She is depicted as wearing a  “long loose gown/ Her white neck hid with tresses hanging down”. How lovely it is to see a woman dressed so. It is the sort of depictions I often strive for here in the erotic photos I post, the same photos that the conservative religious warriors consider “filth”. And yet here is Ovid describing in words what I enjoy showing through art of photos.

Ovid, like any man would, then snatches her gown off. He does not waste time, but Corinna at first resists, then finally succumbs to Ovid’s desire. When she does, and “stark naked as she stood before my eye”, Ovid delights in detailing her beauty. He finds no fault “wen” in her body; her arms and shoulders are perfect; and then the rest of her is described with sensuous pleasure:

"Stark naked as she stood before mine eye..."

How apt her breasts were to be pressed by me,
How smooth a belly, under her waist saw I,
How large a leg, and what a lusty thigh?

Yes, Ovid enjoys feminine beauty. He then takes her, and “down she fell” and we can imagine what happens from there. The scene “fades to black”, to use a film metaphor from earlier Hollywood, and we are finally left with Ovid’s prayer to Jove (Jupiter) to provide him with many more afternoons. Indeed, fucking on a hot summer afternoon is a most pleasant delight. To ask the gods for many more such delights is more than understandable. In the end the poem is a mixture of both implicit and explicit eroticism. Ovid gives us a detailed picture of a beautiful woman and the erotic power she possesses over him, and he delights in that erotic power, while still leaving us with the mystery of what exactly happened the rest of that afternoon. We can imagine what happened, and that is good enough.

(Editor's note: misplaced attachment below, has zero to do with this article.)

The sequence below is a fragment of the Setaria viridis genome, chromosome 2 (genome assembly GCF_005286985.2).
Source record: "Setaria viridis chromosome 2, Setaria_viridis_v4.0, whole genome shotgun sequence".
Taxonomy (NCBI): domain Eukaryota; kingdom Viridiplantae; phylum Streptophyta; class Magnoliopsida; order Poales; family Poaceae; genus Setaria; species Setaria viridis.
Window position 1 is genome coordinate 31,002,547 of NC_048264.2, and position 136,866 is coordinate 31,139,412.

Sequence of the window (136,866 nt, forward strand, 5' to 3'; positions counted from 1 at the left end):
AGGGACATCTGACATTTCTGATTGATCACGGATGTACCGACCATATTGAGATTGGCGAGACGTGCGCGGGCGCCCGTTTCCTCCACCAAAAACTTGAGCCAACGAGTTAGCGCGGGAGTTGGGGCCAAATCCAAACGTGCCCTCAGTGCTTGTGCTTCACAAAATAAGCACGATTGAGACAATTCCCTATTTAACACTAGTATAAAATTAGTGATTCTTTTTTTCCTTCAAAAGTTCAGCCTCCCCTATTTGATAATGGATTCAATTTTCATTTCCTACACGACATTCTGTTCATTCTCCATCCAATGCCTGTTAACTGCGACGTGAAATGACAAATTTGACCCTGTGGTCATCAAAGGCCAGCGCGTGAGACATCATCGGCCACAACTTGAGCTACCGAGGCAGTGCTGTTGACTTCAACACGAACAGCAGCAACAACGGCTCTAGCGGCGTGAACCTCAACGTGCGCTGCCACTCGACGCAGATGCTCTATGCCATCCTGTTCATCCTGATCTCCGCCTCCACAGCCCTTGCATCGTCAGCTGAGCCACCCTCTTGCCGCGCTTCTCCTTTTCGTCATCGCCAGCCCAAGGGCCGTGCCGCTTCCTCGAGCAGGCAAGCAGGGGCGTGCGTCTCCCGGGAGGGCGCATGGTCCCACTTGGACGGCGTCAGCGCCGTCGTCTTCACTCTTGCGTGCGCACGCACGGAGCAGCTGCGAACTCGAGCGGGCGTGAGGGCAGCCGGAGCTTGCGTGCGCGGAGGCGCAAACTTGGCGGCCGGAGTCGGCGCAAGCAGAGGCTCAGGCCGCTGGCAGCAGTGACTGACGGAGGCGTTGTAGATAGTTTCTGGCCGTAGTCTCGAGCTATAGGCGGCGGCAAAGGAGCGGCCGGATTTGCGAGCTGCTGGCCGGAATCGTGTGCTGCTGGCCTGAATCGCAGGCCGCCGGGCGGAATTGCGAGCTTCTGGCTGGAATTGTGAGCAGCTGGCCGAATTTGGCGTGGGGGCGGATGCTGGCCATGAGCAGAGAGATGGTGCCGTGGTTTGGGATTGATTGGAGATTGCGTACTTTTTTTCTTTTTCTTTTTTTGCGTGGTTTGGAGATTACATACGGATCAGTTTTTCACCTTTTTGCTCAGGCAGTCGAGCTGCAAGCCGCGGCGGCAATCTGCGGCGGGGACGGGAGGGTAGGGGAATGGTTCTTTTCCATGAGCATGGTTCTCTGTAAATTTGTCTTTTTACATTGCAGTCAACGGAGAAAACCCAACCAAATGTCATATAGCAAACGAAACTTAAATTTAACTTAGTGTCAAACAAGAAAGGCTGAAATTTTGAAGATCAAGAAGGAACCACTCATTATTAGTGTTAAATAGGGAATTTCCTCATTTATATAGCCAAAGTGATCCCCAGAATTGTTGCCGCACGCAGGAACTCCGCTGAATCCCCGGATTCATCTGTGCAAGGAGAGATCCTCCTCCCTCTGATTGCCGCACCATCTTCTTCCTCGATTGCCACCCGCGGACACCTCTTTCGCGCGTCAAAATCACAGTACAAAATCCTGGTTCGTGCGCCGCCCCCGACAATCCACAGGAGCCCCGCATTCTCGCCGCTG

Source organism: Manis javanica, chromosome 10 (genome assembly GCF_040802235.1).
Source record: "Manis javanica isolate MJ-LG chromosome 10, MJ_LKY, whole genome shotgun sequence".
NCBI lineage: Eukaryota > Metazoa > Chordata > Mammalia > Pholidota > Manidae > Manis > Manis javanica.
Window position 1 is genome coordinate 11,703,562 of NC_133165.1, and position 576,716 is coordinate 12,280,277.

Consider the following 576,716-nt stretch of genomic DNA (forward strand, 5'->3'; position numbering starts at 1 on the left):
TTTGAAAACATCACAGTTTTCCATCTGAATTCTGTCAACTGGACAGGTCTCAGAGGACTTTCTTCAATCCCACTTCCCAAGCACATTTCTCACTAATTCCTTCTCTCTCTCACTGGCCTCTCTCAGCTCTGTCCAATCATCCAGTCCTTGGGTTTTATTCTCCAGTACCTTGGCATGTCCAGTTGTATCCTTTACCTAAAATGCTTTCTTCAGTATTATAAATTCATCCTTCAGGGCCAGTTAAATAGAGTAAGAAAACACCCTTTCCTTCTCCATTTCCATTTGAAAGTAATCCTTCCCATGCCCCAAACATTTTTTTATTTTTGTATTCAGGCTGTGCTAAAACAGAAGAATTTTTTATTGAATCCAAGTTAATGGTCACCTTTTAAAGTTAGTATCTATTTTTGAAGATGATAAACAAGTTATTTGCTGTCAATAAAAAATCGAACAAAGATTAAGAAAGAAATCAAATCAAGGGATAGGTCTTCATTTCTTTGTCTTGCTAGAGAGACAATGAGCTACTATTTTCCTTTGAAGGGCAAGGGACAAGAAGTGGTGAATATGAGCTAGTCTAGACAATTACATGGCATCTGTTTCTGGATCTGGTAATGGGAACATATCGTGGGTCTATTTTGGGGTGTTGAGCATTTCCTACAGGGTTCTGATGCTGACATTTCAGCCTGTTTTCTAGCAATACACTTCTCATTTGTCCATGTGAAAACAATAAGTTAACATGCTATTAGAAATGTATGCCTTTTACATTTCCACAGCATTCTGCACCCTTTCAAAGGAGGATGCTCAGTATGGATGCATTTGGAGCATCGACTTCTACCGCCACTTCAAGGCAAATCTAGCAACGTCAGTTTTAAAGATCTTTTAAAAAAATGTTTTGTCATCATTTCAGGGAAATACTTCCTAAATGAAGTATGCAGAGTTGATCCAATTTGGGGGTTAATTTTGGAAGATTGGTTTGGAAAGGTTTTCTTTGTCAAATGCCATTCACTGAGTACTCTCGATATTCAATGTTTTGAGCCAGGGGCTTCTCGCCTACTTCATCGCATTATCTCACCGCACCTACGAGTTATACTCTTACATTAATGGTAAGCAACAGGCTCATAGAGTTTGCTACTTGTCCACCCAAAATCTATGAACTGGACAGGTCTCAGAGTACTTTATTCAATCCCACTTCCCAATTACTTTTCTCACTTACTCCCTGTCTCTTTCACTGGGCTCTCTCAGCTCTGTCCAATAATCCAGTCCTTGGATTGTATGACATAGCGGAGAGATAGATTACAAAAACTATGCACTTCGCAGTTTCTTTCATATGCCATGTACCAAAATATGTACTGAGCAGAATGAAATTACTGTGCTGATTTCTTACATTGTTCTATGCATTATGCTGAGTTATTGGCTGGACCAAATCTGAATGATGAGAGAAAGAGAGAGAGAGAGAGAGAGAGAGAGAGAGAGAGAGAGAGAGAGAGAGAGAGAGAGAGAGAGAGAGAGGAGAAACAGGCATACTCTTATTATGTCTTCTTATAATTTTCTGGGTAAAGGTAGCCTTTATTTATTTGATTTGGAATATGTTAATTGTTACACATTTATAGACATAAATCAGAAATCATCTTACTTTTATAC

I am sure if the religious fundamentalists had their way such a poem, such a blatant and open encomium to feminine beauty, would be eliminated from the face of the earth. After all, our precious souls cannot be corrupted by such expressions of fleshly desire. Our salvation would be in jeopardy, and they religious fanatics know better than we do what is truly good and right for us. I am sure to many out there, such a poem would be considered “porn”. After all, even in his own time, Ovid’s poetry was somewhat scandalous, and eventually contributed to his banishment from Rome.

Like Ovid, how I do love women...

But as Ovid, and many other poets and artists thought the ages, shows, expressing erotic desires and experiences through art is a fundamental human need. And when done well, good erotic expressions, such as this, can also be great art, transcending time and place to become part of a common heritage that is both delightful and instructive. The Roman prudes of his own day tried to suppress his poetry and reputation, but Ovid had the last laugh, and is remembered today, two thousand years later, for his great poetry while the moralist of his own time are largely forgotten.